Register to reply 
Fluids iceburg in seawater 
Share this thread: 
#1
Jan907, 02:45 PM

P: 18

1. The problem statement, all variables and given/known data
The density of ice is 920 kg/m3, and that of seawater is 1030 kg/m3. What fraction of the total volume of an iceburg is exposed? 2. Relevant equations 3. The attempt at a solution I know your supposed to do volume of the ice divided by the volume of the seawater, x 100. But, I'm having trouble finding the volumes. V=m/density... but how do u find the mass? Or is there a different way of doing it. 


#2
Jan907, 03:06 PM

Mentor
P: 41,304

Compare the volume of seawater displaced to the volume of the iceberg. The fraction of the iceberg above the water level is independent of its mass or volume. (Just call the mass "m"you'll find that it will cancel out.)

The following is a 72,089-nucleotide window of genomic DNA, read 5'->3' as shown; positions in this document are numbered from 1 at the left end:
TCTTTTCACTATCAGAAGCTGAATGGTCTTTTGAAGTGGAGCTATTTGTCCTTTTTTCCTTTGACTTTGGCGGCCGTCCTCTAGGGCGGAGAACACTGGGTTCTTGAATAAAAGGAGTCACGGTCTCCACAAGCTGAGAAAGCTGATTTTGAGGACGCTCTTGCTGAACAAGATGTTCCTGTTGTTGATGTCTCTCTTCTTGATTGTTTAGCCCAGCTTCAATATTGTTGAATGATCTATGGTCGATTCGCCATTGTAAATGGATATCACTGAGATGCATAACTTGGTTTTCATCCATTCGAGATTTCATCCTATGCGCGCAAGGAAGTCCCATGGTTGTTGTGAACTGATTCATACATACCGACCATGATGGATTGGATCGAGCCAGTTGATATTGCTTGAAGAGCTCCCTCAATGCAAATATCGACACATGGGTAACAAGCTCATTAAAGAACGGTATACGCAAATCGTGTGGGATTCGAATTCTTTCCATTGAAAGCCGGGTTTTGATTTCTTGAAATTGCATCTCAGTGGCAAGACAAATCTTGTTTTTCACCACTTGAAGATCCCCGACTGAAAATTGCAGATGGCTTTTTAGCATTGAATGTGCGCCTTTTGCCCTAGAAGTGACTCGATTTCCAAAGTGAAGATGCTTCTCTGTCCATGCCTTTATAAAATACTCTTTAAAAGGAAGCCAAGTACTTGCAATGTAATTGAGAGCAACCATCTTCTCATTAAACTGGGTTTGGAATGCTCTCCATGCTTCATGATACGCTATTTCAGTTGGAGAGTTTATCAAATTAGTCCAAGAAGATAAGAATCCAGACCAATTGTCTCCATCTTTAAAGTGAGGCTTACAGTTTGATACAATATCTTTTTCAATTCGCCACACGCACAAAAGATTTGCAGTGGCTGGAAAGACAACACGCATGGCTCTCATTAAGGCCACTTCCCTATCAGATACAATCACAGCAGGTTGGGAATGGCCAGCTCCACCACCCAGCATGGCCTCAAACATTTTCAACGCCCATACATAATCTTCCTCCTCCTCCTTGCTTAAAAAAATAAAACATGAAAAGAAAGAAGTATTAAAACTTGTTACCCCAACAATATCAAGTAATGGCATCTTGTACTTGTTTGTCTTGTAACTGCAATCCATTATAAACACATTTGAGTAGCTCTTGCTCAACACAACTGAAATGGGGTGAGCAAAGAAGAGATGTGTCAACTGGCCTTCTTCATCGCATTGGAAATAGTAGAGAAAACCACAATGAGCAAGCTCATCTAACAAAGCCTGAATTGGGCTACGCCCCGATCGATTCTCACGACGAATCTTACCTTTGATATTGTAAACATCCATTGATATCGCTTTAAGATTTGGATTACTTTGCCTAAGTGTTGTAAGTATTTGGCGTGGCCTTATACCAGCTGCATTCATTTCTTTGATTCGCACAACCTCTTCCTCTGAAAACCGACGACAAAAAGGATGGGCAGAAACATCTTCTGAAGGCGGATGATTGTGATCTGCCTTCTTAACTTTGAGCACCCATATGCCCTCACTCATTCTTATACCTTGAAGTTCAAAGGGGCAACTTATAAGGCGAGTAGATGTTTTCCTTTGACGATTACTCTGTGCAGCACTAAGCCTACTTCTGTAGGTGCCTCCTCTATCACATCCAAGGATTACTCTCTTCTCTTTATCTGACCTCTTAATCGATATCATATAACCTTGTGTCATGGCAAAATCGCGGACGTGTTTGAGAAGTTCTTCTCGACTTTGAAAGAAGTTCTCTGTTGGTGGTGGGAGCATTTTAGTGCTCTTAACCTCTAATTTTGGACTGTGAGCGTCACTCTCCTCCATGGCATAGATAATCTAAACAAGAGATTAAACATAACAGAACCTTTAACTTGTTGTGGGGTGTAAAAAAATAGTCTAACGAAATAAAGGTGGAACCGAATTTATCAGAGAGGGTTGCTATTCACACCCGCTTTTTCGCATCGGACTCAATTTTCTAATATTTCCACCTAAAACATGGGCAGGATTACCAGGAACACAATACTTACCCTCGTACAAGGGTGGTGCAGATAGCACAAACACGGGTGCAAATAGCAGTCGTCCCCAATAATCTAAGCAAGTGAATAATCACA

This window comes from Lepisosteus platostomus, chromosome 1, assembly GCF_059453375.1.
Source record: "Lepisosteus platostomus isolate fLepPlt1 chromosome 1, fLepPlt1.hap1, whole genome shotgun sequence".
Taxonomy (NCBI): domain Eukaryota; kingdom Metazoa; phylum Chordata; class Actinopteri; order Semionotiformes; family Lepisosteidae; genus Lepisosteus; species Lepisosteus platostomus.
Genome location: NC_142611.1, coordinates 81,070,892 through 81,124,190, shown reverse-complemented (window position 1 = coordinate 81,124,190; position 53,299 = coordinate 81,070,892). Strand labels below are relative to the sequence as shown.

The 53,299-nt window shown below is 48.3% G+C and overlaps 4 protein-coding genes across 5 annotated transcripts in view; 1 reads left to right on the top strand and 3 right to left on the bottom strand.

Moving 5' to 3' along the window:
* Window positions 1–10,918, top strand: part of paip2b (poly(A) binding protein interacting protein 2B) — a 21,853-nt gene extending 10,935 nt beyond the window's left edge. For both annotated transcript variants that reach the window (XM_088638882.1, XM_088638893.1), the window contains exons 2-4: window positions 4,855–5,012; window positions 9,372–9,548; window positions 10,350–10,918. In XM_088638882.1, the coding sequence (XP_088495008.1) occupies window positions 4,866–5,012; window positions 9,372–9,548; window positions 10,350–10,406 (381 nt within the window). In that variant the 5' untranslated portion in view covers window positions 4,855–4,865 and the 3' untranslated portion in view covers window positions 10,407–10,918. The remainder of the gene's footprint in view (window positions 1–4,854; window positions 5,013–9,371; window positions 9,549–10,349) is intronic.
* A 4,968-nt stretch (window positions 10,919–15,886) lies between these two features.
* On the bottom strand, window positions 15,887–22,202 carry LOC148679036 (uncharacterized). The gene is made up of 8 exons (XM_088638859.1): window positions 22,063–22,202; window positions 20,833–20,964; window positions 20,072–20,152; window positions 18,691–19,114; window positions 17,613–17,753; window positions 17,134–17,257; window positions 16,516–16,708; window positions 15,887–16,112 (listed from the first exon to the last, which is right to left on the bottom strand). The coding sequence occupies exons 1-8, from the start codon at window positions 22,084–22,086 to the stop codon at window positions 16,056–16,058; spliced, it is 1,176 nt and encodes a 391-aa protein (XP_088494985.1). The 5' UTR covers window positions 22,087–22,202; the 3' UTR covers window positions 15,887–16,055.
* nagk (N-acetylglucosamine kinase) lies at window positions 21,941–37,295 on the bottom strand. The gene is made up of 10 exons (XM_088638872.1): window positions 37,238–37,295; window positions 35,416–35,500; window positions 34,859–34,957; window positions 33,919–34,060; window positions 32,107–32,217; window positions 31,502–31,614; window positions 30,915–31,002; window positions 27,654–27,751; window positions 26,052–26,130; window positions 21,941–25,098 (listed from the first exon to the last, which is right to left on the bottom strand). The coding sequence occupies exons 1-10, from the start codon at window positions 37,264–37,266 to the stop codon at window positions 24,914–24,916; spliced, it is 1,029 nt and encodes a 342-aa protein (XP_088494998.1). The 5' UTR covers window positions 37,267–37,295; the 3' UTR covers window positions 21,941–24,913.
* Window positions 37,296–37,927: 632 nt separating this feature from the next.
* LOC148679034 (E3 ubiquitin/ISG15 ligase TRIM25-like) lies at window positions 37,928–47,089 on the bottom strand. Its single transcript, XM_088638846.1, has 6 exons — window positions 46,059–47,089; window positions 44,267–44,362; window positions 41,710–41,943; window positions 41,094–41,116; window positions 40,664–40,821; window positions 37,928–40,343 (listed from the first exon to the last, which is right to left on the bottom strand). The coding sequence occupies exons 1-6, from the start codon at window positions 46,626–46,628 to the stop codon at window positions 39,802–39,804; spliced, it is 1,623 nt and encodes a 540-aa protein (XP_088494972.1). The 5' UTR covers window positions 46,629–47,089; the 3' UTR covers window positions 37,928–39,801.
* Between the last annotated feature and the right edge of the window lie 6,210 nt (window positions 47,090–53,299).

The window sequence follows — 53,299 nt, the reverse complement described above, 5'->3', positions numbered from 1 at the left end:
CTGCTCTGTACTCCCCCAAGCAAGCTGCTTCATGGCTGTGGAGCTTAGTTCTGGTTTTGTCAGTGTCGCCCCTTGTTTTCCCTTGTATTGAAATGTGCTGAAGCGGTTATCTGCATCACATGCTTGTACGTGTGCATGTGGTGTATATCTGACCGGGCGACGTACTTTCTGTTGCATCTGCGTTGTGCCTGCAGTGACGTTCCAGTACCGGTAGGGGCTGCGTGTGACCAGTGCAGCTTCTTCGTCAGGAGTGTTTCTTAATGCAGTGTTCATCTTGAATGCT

To proceed, consider the forces acting on the iceberg. And consider Archimedes' principle and buoyant force. 


#3
Jan907, 03:15 PM

P: n/a

By a FBD (the iceberg is in equilibrium), so you know that the gravitational force must equal the buoyant force.



Register to reply 
Related Discussions  
Quick question: speed of sound in seawater  Introductory Physics Homework  6  
Question regarding ideal fluids vs. nonideal fluids  General Physics  3  
Accretion of specific minerals from seawater  General Physics  0  
Velocity of the water flowing through the pipe  Introductory Physics Homework  14  
Gold in seawater  Chemistry  4